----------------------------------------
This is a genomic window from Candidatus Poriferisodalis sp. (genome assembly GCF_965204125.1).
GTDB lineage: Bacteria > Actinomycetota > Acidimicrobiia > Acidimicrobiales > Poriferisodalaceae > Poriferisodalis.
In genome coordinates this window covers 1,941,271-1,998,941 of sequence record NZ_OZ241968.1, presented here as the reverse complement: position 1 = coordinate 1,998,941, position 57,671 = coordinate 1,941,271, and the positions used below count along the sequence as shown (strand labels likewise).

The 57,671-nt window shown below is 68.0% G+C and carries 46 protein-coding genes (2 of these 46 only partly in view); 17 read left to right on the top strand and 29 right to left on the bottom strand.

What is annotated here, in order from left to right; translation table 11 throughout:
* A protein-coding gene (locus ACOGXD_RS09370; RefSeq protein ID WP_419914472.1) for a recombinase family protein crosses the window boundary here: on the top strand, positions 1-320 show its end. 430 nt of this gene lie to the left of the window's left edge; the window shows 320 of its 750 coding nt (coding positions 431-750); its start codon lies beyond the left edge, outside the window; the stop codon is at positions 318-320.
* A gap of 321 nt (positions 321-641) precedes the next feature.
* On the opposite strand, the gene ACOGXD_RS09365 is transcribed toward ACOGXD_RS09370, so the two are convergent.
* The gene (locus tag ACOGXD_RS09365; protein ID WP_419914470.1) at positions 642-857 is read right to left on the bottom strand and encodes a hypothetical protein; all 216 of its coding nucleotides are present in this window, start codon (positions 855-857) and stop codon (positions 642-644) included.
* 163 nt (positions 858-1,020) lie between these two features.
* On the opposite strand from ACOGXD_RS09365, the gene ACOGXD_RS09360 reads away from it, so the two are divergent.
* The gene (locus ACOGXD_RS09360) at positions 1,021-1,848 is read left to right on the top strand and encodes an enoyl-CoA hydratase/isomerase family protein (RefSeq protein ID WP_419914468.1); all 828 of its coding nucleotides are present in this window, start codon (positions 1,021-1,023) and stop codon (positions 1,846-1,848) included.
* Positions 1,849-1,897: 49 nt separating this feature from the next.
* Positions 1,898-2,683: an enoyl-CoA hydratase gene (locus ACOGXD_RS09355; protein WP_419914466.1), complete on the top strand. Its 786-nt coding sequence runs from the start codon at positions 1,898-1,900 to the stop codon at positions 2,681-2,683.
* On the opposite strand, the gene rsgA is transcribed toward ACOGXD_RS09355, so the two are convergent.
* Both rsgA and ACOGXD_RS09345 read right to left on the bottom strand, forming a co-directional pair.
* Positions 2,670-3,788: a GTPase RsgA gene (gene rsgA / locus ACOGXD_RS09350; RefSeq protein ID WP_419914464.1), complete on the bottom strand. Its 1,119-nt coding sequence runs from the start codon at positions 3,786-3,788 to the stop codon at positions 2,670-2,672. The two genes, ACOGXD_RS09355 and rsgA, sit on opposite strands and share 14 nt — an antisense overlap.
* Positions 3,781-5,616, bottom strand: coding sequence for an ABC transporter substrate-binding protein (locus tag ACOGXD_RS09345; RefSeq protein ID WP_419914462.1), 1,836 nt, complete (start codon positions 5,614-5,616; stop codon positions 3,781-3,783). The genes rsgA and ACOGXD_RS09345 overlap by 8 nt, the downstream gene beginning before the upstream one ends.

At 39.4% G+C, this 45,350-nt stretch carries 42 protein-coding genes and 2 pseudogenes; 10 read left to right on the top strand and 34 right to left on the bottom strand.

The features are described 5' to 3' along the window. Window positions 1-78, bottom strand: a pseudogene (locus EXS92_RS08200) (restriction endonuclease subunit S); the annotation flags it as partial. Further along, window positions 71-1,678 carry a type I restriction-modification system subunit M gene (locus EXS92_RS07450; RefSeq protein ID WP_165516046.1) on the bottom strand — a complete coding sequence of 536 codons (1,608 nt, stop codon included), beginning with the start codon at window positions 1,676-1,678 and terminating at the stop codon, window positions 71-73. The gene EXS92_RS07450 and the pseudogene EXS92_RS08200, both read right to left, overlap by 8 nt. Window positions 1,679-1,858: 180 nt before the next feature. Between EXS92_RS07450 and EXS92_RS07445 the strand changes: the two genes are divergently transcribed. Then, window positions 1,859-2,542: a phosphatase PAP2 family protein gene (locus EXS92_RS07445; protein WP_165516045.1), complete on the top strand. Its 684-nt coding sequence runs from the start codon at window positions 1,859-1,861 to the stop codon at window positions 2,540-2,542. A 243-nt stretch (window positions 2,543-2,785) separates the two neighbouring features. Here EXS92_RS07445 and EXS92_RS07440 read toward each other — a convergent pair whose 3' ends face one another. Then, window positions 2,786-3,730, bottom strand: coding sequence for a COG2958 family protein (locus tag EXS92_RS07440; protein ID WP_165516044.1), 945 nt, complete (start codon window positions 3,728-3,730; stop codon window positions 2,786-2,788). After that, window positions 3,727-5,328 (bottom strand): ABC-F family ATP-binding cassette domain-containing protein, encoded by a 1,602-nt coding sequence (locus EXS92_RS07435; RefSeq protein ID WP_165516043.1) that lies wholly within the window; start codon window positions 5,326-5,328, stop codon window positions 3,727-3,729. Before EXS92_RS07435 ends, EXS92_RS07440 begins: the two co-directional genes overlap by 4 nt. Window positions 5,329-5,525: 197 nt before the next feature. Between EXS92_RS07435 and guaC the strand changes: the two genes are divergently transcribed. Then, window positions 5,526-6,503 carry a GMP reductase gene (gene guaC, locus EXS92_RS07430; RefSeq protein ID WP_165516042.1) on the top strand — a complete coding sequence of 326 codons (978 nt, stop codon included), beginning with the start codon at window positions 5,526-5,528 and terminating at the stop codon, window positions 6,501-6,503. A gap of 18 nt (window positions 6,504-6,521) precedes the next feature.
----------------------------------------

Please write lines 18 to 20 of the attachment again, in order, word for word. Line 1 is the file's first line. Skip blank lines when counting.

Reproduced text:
* Positions 3,781-5,616, bottom strand: coding sequence for an ABC transporter substrate-binding protein (locus tag ACOGXD_RS09345; RefSeq protein ID WP_419914462.1), 1,836 nt, complete (start codon positions 5,614-5,616; stop codon positions 3,781-3,783). The genes rsgA and ACOGXD_RS09345 overlap by 8 nt, the downstream gene beginning before the upstream one ends.

At 39.4% G+C, this 45,350-nt stretch carries 42 protein-coding genes and 2 pseudogenes; 10 read left to right on the top strand and 34 right to left on the bottom strand.

The features are described 5' to 3' along the window. Window positions 1-78, bottom strand: a pseudogene (locus EXS92_RS08200) (restriction endonuclease subunit S); the annotation flags it as partial. Further along, window positions 71-1,678 carry a type I restriction-modification system subunit M gene (locus EXS92_RS07450; RefSeq protein ID WP_165516046.1) on the bottom strand — a complete coding sequence of 536 codons (1,608 nt, stop codon included), beginning with the start codon at window positions 1,676-1,678 and terminating at the stop codon, window positions 71-73. The gene EXS92_RS07450 and the pseudogene EXS92_RS08200, both read right to left, overlap by 8 nt. Window positions 1,679-1,858: 180 nt before the next feature. Between EXS92_RS07450 and EXS92_RS07445 the strand changes: the two genes are divergently transcribed. Then, window positions 1,859-2,542: a phosphatase PAP2 family protein gene (locus EXS92_RS07445; protein WP_165516045.1), complete on the top strand. Its 684-nt coding sequence runs from the start codon at window positions 1,859-1,861 to the stop codon at window positions 2,540-2,542. A 243-nt stretch (window positions 2,543-2,785) separates the two neighbouring features. Here EXS92_RS07445 and EXS92_RS07440 read toward each other — a convergent pair whose 3' ends face one another. Then, window positions 2,786-3,730, bottom strand: coding sequence for a COG2958 family protein (locus tag EXS92_RS07440; protein ID WP_165516044.1), 945 nt, complete (start codon window positions 3,728-3,730; stop codon window positions 2,786-2,788). After that, window positions 3,727-5,328 (bottom strand): ABC-F family ATP-binding cassette domain-containing protein, encoded by a 1,602-nt coding sequence (locus EXS92_RS07435; RefSeq protein ID WP_165516043.1) that lies wholly within the window; start codon window positions 5,326-5,328, stop codon window positions 3,727-3,729. Before EXS92_RS07435 ends, EXS92_RS07440 begins: the two co-directional genes overlap by 4 nt. Window positions 5,329-5,525: 197 nt before the next feature. Between EXS92_RS07435 and guaC the strand changes: the two genes are divergently transcribed. Then, window positions 5,526-6,503 carry a GMP reductase gene (gene guaC, locus EXS92_RS07430; RefSeq protein ID WP_165516042.1) on the top strand — a complete coding sequence of 326 codons (978 nt, stop codon included), beginning with the start codon at window positions 5,526-5,528 and terminating at the stop codon, window positions 6,501-6,503. A gap of 18 nt (window positions 6,504-6,521) precedes the next feature.